The USC backup crew

Might Mike Morgan be the Jeron Johnson of the linebacker corps?

During an interview at the Scouting Combine Pete Carroll talked about the team’s needs, and one of the things that struck me was his seeming ease about the linebacker situation.  He joked about Seattle’s current linebacker situation at weakside linebacker, referring to his “USC backup crew” with a tone of affection.  While upfront about upgrading many areas of the team, Carroll implied that he was only going to seek “someone to compete” with this trio of players.

That group of linebackers- Malcolm Smith, Mike Morgan, and Allen Bradford- all played for Carroll at USC and all ran good forty times.  Bradford had a 4.56 (at 242 pounds), Morgan a 4.46 (pro-day), and Smith a 4.44.  Both Morgan and Smith tilt the scales under 230 pounds, often considered a “cutoff point” for most evaluators.  Bradford was a running back at USC and outside of his time on the practice squad last season, he hasn’t played linebacker since high school.  Factor in Korey Toomer (4.53), a 5th round pick from last season that spent some time on the practice squad, and we have four fast linebackers that can play the weak side already.

We already have a ton of fast linebacker prospects.  Granted, each and every one of them has an issue to deal with.  Mike Morgan is undersized.  Malcolm Smith is undersized and was highly injury prone at USC.  Allen Bradford is learning the ropes again at linebacker.  Korey Toomer was more of an athlete than linebacker last preseason- a player that struggled badly in everything other than his surprisingly potent pass rush ability.

If Seattle acquires another linebacker, and it sounds like they probably will, that player will have to compete with four other players for the final linebacker starting job.  Or maybe Seattle can’t make up their mind and ends up platooning multiple linebackers at the weakside- just like they did last season for Moffitt/Sweezy at guard and Johnson/Guy at big nickle safety.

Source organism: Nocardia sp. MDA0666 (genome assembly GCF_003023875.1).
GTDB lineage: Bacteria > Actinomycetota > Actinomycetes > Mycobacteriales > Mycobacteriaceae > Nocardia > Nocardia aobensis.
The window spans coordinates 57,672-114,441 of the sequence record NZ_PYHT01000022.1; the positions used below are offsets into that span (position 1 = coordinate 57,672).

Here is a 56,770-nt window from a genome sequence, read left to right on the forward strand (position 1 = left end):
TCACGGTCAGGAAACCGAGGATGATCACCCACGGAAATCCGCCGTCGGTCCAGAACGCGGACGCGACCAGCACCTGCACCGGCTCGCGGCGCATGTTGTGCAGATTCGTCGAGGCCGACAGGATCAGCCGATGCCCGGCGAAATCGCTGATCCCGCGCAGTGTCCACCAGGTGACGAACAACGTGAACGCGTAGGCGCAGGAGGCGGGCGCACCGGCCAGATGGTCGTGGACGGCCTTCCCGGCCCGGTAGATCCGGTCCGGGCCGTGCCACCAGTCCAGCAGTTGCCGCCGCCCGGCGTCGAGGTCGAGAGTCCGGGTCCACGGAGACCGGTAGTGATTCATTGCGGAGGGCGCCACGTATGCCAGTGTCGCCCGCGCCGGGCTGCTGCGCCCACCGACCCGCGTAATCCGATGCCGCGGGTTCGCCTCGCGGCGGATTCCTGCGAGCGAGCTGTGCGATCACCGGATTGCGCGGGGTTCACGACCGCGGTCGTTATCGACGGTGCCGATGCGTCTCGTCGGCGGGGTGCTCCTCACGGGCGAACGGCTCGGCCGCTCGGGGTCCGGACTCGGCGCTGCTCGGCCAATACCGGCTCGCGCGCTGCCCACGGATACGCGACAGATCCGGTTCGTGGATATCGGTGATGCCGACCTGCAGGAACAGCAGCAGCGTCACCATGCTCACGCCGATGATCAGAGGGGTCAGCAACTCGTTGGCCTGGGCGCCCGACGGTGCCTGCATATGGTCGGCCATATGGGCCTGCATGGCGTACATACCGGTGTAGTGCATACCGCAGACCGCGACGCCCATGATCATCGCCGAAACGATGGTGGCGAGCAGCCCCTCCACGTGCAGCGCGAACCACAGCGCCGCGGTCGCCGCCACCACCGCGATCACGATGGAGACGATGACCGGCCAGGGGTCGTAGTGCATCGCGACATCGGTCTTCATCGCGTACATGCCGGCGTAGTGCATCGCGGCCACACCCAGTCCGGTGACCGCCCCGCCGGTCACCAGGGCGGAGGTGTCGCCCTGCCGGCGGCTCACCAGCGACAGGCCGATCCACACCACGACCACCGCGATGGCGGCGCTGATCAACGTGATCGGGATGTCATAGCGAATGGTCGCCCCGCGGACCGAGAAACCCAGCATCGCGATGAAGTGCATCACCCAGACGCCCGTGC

It wasn’t long ago that I presented the case that Seattle might have to draft a fast linebacker early, because this draft class is thin in that area relative to previous years.  After hearing Pete Carroll’s comments and realizing how athletic our current backup linebackers are, I’m starting to think the opposite might true- Seattle might add a linebacker in the back half of the draft- barring a draft coup at linebacker falling to them in the 3rd or 4th round.  Seattle has the depth and talent to survive a season with a “backup crew” manning the weakside linebacker spot- arguably the least valuable position on our defense- a position where “adequate” is the norm for most 4-3 defenses.

Morgan went undrafted and Bradford was a late round pick by Tampa Bay as a running back that was quickly released that same year.  Seattle signed Bradford off waivers, placed him on the practice squad, and in late December of last year, finally promoted him to the active roster.  Bradford missed most of the 2012 preseason but I personally thought he impressed in his lone performance against Oakland.  His speed and size were plainly evident.  He could lay a hit and played with more instincts than I would have expected.  Toomer was a 5th round pick last year and Smith was a 7th round pick in 2011.  The combined draft expense of these four linebackers was the same as the price the Jets paid Seattle to move down four spots in the second round last year.

As you can see, Seattle is in the business of hunting value at linebacker.  Why does it feel like we’ve seen this before?  It’s because Seattle has used the same scatter shot approach to cornerback and big nickle safety.  Seattle has drafted or acquired via undrafted free agency a corner and a safety in every offseason to date.  That tactic netted us a megastar in Richard Sherman, a pro-bowler in Kam Chancellor, and several quality backups and special teams contributors.

It would appear that so far Seattle is using the same tactic at weak side linebacker.  Malcolm Smith had two touchdowns last season on special teams, and has been no stranger to quality play even though he rarely sees the field.  Mike Morgan filled in for both Bobby Wagner and KJ Wright at times and was a minor star during the 2012 preseason.  He’s a lot like our big nickle safety Jeron Johnson but at linebacker.  Both are players with strong preseason performances and have shown themselves to be adequate or better in real games.  Morgan plays bigger than his 226 pound size and Johnson also plays above his size and speed limitations.  Johnson is a fringe starter (in nickle packages), but a quality one just the same.  Might Mike Morgan be our fringe starter at weakside linebacker in 2013?

If Bradford can build on his good showing in the preseason finale last year, Seattle might already have a fairly robust competition underway for the final starting linebacker job.  And all are fast enough to offer Seattle a fast starter at that position.